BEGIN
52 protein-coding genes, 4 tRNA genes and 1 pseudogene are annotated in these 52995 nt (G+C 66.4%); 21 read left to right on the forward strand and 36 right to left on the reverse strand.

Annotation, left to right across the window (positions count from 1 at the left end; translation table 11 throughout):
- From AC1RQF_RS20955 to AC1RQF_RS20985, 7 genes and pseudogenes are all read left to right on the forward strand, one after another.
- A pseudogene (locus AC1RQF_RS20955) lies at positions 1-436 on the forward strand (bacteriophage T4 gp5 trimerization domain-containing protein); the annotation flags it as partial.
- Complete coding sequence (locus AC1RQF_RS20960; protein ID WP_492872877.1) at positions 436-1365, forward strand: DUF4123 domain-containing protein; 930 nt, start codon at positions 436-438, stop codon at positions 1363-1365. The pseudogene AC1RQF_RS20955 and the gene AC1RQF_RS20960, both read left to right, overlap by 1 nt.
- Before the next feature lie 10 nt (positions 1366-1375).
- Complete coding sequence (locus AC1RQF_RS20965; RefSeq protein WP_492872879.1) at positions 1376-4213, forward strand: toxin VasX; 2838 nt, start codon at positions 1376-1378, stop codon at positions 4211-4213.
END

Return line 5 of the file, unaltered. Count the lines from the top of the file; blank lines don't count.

- Complete coding sequence (locus AC1RQF_RS20960; protein ID WP_492872877.1) at positions 436-1365, forward strand: DUF4123 domain-containing protein; 930 nt, start codon at positions 436-438, stop codon at positions 1363-1365. The pseudogene AC1RQF_RS20955 and the gene AC1RQF_RS20960, both read left to right, overlap by 1 nt.